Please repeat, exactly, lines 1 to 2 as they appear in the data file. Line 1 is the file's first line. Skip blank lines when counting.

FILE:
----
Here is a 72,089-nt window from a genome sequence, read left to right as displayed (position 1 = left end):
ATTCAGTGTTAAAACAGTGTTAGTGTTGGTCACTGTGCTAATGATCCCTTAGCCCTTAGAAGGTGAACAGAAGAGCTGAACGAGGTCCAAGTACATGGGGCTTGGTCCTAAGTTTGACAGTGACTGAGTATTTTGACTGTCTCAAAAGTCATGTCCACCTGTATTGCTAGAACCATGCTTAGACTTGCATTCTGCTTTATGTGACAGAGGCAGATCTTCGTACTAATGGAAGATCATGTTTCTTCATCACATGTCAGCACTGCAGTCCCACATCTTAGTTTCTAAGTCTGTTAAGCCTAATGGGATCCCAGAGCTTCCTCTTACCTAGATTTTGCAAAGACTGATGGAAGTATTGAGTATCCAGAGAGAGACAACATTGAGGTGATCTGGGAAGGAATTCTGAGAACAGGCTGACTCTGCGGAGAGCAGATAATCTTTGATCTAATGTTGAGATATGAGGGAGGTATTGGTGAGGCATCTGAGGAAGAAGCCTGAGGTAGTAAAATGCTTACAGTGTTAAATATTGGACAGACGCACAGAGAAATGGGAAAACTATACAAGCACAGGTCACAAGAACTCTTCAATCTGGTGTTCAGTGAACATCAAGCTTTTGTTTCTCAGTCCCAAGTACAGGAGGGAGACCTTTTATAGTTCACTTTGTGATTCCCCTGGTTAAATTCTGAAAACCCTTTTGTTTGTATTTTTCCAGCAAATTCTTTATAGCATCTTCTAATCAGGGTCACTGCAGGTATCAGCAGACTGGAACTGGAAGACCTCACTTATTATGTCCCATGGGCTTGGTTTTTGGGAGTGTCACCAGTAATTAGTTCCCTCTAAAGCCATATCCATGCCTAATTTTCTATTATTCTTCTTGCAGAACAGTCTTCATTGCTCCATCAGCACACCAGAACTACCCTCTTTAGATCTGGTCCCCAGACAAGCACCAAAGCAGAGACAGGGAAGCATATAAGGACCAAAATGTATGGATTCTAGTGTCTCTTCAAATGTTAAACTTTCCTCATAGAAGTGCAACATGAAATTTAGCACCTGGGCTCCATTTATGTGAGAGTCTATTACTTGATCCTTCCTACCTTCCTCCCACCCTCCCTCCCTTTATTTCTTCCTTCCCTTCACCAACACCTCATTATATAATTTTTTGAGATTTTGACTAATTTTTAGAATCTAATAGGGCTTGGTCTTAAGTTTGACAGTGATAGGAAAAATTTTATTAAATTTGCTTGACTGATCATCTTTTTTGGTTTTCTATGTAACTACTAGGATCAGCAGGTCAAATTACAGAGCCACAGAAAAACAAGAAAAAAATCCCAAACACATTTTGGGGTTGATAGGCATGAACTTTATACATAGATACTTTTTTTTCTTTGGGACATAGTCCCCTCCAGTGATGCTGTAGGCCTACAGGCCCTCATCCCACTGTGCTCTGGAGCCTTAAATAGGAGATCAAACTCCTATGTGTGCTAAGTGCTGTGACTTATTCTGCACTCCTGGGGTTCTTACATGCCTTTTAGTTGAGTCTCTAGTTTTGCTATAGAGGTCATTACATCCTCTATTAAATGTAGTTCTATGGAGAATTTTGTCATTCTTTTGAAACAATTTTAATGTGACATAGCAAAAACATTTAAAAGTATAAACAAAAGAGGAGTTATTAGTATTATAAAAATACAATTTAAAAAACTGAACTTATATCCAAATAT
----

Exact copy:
Here is a 72,089-nt window from a genome sequence, read left to right as displayed (position 1 = left end):
ATTCAGTGTTAAAACAGTGTTAGTGTTGGTCACTGTGCTAATGATCCCTTAGCCCTTAGAAGGTGAACAGAAGAGCTGAACGAGGTCCAAGTACATGGGGCTTGGTCCTAAGTTTGACAGTGACTGAGTATTTTGACTGTCTCAAAAGTCATGTCCACCTGTATTGCTAGAACCATGCTTAGACTTGCATTCTGCTTTATGTGACAGAGGCAGATCTTCGTACTAATGGAAGATCATGTTTCTTCATCACATGTCAGCACTGCAGTCCCACATCTTAGTTTCTAAGTCTGTTAAGCCTAATGGGATCCCAGAGCTTCCTCTTACCTAGATTTTGCAAAGACTGATGGAAGTATTGAGTATCCAGAGAGAGACAACATTGAGGTGATCTGGGAAGGAATTCTGAGAACAGGCTGACTCTGCGGAGAGCAGATAATCTTTGATCTAATGTTGAGATATGAGGGAGGTATTGGTGAGGCATCTGAGGAAGAAGCCTGAGGTAGTAAAATGCTTACAGTGTTAAATATTGGACAGACGCACAGAGAAATGGGAAAACTATACAAGCACAGGTCACAAGAACTCTTCAATCTGGTGTTCAGTGAACATCAAGCTTTTGTTTCTCAGTCCCAAGTACAGGAGGGAGACCTTTTATAGTTCACTTTGTGATTCCCCTGGTTAAATTCTGAAAACCCTTTTGTTTGTATTTTTCCAGCAAATTCTTTATAGCATCTTCTAATCAGGGTCACTGCAGGTATCAGCAGACTGGAACTGGAAGACCTCACTTATTATGTCCCATGGGCTTGGTTTTTGGGAGTGTCACCAGTAATTAGTTCCCTCTAAAGCCATATCCATGCCTAATTTTCTATTATTCTTCTTGCAGAACAGTCTTCATTGCTCCATCAGCACACCAGAACTACCCTCTTTAGATCTGGTCCCCAGACAAGCACCAAAGCAGAGACAGGGAAGCATATAAGGACCAAAATGTATGGATTCTAGTGTCTCTTCAAATGTTAAACTTTCCTCATAGAAGTGCAACATGAAATTTAGCACCTGGGCTCCATTTATGTGAGAGTCTATTACTTGATCCTTCCTACCTTCCTCCCACCCTCCCTCCCTTTATTTCTTCCTTCCCTTCACCAACACCTCATTATATAATTTTTTGAGATTTTGACTAATTTTTAGAATCTAATAGGGCTTGGTCTTAAGTTTGACAGTGATAGGAAAAATTTTATTAAATTTGCTTGACTGATCATCTTTTTTGGTTTTCTATGTAACTACTAGGATCAGCAGGTCAAATTACAGAGCCACAGAAAAACAAGAAAAAAATCCCAAACACATTTTGGGGTTGATAGGCATGAACTTTATACATAGATACTTTTTTTTCTTTGGGACATAGTCCCCTCCAGTGATGCTGTAGGCCTACAGGCCCTCATCCCACTGTGCTCTGGAGCCTTAAATAGGAGATCAAACTCCTATGTGTGCTAAGTGCTGTGACTTATTCTGCACTCCTGGGGTTCTTACATGCCTTTTAGTTGAGTCTCTAGTTTTGCTATAGAGGTCATTACATCCTCTATTAAATGTAGTTCTATGGAGAATTTTGTCATTCTTTTGAAACAATTTTAATGTGACATAGCAAAAACATTTAAAAGTATAAACAAAAGAGGAGTTATTAGTATTATAAAAATACAATTTAAAAAACTGAACTTATATCCAAATAT